A bit more reflection on how AWE flight automation will progress-
Early experimental AWE effectively treats the end-to-end system as a
single intelligent "agent." It will be increasingly useful to define
multi-agent control architectures. JoeF has initiated a classification
project for AWECS. A valuable role of a formal knowledge-based ontology
is toward semantically interfacing low-level control as agents in a
complex kitefarm. One would program and debug the multi-agent
kite-farm in a high-level language like CycL*, an extended
An obvious place to first introduce a multi-agent model is for a
"smart-reel" and a "smart kite" to each have distinct agency, but know how
to cooperate. Thus one would change kites or reels according to need and
expect the shifting agents to still work together thru a well-defined
interface. Many failure-modes would then be logically "fire-walled." The
reel might jam or the tether part, yet the kite would know how to land
itself. The kite agent might "lock-up" in a default stable flight mode,
and yet the reel would know how to bring the kite in like a pro. A tether
has quasi-agency, especially if thick or heavy, but there is no smart
tether with actuation capabilities yet. Thus the tether is not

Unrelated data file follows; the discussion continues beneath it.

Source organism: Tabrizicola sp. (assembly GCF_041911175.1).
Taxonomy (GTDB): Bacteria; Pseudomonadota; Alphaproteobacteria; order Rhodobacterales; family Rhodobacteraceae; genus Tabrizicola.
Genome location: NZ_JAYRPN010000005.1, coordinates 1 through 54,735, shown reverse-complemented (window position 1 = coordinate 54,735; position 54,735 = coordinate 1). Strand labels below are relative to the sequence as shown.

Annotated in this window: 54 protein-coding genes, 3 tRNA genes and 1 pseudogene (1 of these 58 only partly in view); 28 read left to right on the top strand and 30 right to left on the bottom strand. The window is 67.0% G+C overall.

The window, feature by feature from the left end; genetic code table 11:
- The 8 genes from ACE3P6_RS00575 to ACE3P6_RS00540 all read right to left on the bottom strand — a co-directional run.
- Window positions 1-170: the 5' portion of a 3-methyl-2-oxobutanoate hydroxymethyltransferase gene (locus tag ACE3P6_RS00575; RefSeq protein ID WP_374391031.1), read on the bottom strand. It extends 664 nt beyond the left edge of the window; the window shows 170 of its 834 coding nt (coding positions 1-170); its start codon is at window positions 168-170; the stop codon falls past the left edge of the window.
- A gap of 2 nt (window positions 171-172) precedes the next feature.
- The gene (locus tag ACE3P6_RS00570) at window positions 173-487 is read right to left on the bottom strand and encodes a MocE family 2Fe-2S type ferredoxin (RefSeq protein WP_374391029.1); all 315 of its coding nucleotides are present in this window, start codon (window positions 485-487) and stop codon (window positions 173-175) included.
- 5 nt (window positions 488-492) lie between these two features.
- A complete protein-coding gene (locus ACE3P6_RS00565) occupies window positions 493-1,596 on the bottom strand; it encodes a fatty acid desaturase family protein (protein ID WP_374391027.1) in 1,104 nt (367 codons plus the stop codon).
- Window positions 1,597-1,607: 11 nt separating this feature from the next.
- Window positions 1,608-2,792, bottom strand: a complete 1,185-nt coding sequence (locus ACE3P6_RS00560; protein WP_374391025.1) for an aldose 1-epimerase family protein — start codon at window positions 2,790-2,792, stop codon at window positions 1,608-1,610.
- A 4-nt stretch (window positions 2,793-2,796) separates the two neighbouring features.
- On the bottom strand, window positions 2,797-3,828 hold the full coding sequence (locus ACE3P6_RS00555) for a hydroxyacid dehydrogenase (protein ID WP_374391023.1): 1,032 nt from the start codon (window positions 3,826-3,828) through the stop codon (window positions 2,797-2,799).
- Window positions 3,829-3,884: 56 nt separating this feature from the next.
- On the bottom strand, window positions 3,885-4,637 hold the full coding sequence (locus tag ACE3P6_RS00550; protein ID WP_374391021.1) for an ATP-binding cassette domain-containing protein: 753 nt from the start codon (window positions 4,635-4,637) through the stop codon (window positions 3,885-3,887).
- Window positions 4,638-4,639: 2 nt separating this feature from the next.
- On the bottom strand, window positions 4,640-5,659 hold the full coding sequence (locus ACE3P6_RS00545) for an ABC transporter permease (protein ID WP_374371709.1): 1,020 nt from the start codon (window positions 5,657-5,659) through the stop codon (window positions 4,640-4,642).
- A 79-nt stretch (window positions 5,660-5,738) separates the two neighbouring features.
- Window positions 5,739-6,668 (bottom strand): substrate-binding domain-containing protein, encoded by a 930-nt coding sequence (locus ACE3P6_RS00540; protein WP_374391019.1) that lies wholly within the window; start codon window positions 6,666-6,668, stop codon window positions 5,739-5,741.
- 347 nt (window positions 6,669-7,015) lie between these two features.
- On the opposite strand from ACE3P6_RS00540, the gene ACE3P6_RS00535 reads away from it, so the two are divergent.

initially a full agent, but a noisy communication interface between reel
and kite, which would each carry custom protocols for the set of tether
states and options. Similarly, the wind acts as a high-complexity
quasi-agent, or even a multi-agent, as an AWECS hunts for "cooperative"
parts of the wind-field.
There will be many advantages to multi-agent control. Dense-array flocking
behaviors naturally emerge if every kite agent has a few simple rules to
follow. A mature AWE automation environment will include full human-agent
models, not just the basic manual override of the early systems. One can
expect advanced flight automation agents to resist human error and abuse,
just as the latest airliners do not let a pilot deliberately crash.
Next: Defining the top-level AWECS ontology.
~Dave Santos Nov.
Comment and development of this topic will be occurring here.
All, send notes, drawings, and photographs!
Terms and aspects:
Commentary is welcome:
1) Lack of an Adequate Domain Model- Its impossible to write good
enough code if the problem (and hardware) is not fully understood and
Safety-critical code must be to "clean-room" standards, and
3) Missing Data- No truly adequate
data exists for real windfields, and far less for the dynamic interaction
of a kite with real wind.
4) Hyper Chaos- Multiple sources of chaos multiplied together
(windfield, kite (as multi-pendulum),
system failure-modes, forecasting horizon)
5) Sensor Uncertainty- "Soda-straw" view, error, decalibration, noise, latency,
6) Computational Intractability- Inherent mathematical intractability
and excess latency.
7) Exception Handling- Completely unforeseen events
and kite "saves" that human masters are unbeatable at.
8) I Forget.
9) We'll find out...
Human supervised partial autonomy ("simple" autopilots and support
systems) remains the only current practical option. Passive stability
is smart. KiteLab's toy-scale passive automation AWECs seem to be the
only working exceptions (including self-relaunch), but they can't
scale up safely without adding human supervision. Fortunately
economy-of-scale will kick in to pay pilots. At gigawatt scales,
piloting cost becomes a small fraction of operating expense.